Friday, April 25, 2008

Back to the Original "Too Early" Sanction

And now we've come full circle. The Democratic Party's Rules and Bylaws Committee will apparently hear challenges from both Michigan and Florida late next month about the severity of the full delegation penalty handed down last fall (by the same committee!). [Sometimes you just have to love the democracy of the Democrats.] I've said numerous times that I thought the party would eventually, and quietly, return to the original rules that stripped any state holding a nominating contest prior to February 5 half its delegates. Of course, nothing has been quiet in this race, so hopes of that happening were nothing more than a pipe dream for the DNC.

This is the same rule/sanction the Republicans have as well
and it has been triggered this cycle by all the pre-Feb. 5 states that allocated any delegates to the convention. That includes New Hampshire. The only early states that skirted the GOP sanctions were Iowa and Nevada because the first stage of their caucuses did not award any delegates directly to the national convention. Of course, this fact has escape the media in the midst of all the ballyhoo over Florida and Michigan for the Democrats. Mind you, McCain is still the nominee whether those delegates are counted or not, and it may not be a story as a result. Still though, you'd think you'd hear mention of it in passing at least.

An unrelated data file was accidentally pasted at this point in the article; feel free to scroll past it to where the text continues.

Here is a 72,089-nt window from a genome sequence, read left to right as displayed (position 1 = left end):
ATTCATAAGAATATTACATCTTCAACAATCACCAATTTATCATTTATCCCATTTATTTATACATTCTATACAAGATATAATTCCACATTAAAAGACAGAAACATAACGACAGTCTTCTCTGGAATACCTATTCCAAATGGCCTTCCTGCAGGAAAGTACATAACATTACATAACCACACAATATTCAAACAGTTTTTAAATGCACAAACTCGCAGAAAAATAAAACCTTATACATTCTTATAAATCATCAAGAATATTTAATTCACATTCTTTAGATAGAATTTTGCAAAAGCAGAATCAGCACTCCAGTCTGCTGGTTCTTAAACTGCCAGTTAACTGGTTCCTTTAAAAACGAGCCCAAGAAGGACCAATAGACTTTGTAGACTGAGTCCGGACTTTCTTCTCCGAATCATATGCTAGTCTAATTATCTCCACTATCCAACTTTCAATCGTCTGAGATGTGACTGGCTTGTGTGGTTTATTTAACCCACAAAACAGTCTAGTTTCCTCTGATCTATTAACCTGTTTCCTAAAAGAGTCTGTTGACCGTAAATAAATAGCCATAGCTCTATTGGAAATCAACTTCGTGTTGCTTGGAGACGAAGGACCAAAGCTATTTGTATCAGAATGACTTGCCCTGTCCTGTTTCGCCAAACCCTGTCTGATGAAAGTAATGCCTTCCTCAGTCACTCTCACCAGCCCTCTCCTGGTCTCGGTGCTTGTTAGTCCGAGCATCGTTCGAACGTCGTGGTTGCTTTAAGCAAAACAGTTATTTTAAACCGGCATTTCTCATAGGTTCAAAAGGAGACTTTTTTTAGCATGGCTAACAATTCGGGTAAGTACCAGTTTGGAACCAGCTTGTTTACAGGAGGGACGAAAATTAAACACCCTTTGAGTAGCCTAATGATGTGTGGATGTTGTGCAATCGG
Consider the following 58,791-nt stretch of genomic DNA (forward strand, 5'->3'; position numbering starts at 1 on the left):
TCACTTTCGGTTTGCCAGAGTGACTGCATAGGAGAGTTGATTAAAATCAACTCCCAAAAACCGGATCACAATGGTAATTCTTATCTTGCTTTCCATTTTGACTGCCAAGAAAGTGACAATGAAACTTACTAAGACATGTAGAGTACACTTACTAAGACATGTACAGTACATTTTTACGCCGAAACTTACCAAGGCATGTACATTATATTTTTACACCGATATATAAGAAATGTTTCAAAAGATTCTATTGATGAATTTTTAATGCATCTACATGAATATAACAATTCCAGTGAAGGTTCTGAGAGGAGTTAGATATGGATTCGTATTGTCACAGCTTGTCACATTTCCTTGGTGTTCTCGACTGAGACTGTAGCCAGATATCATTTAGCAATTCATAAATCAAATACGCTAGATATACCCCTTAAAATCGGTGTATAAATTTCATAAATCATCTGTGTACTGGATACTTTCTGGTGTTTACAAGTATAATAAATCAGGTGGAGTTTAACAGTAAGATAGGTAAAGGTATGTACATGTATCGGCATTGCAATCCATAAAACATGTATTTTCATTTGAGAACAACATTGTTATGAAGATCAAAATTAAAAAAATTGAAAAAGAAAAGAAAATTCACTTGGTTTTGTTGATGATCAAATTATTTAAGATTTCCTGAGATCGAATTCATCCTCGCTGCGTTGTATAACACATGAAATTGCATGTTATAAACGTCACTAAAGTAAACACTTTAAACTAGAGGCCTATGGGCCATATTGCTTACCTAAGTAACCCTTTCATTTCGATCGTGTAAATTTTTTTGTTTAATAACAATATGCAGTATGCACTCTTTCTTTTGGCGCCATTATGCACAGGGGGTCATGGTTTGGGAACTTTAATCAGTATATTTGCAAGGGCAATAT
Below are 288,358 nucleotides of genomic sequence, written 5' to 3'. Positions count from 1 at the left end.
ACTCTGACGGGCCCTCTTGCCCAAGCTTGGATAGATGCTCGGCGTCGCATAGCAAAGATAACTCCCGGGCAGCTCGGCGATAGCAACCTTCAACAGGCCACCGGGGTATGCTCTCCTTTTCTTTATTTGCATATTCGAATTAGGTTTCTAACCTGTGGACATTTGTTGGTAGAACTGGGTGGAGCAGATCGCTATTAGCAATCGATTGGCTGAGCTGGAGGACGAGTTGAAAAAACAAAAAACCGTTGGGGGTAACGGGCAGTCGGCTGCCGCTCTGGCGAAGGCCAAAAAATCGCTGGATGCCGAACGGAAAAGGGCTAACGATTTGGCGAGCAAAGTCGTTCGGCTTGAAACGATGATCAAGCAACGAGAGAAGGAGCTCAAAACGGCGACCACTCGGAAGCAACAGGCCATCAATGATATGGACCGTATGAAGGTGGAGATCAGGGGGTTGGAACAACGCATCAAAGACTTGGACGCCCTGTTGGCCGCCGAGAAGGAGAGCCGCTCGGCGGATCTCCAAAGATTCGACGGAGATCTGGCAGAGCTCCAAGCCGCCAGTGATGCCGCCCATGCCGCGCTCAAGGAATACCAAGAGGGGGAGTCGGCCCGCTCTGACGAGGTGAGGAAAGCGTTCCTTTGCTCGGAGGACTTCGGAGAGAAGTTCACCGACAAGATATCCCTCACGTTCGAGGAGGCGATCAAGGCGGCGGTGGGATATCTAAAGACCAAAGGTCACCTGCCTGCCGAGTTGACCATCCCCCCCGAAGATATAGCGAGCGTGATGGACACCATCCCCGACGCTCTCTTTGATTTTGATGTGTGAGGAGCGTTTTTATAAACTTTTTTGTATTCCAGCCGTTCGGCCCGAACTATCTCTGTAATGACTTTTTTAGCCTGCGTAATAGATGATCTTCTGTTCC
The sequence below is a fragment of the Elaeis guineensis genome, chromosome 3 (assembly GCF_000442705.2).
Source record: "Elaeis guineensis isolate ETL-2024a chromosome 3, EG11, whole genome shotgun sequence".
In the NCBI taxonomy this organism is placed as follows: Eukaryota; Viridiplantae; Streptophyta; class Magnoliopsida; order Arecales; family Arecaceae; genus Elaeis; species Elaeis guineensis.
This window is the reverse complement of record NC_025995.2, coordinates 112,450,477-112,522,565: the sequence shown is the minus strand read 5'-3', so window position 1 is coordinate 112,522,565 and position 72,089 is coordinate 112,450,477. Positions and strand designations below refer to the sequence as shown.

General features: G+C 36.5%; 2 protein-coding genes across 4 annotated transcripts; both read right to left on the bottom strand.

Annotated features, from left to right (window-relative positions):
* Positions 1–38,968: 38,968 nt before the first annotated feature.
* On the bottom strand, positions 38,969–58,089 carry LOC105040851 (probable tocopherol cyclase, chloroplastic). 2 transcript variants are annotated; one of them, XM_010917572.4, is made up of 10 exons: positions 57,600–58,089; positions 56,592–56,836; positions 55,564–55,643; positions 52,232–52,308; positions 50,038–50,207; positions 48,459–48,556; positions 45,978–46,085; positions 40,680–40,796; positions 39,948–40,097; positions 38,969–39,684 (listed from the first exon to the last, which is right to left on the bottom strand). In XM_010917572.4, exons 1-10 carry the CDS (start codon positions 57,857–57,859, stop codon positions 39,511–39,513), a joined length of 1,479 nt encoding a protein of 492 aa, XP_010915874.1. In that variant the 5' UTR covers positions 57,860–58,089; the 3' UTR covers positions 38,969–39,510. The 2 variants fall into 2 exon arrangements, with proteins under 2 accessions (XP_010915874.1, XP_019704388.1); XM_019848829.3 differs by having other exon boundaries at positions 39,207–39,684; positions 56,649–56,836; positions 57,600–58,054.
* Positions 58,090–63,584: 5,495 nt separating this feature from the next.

So now the Democrats are thinking of reversing course on their decision to make an example of Florida. Well, that example didn't work so they had to make one of Michigan too. And with that the seeds of the current catastrophe were sown. And they may go back on that decision and revert to the original penalty? Didn't the Democrats deal poorly with the flip-flop moniker in 2004? Now the national party is coming back for more. This seems more than fair though. The national party is penalized because it went too far in punishing both states and the original violators pay the price for their transgressions as well. No, the state parties don't get off that easily either.

The question now is, how does this affect the delegate counting? It surely is a blow to the Clinton folks, who are trying desperately to get the delegate margin as low as possible so they can make a solid argument to the uncommitted superdelegates. I'm also curious to see if this sanction applies to the popular vote as well. With all of the Clinton campaign's estimating of the popular vote lately, this is a question I'd like answered (if only in jest). Perhaps I could get a ruling from the Rules and Bylaws Committee. Nah, probably not.

**One interesting tidbit from that MSNBC link at the top is that the Rules and Bylaws Committee has jurisdiction over this issue until June 29 when it then passes over to the Credentials Committee. June 29 is awfully close to the July 1 deadline Howard Dean imposed for dealing with the Florida/Michigan/nomination question. Coincidence? I think not.

No comments: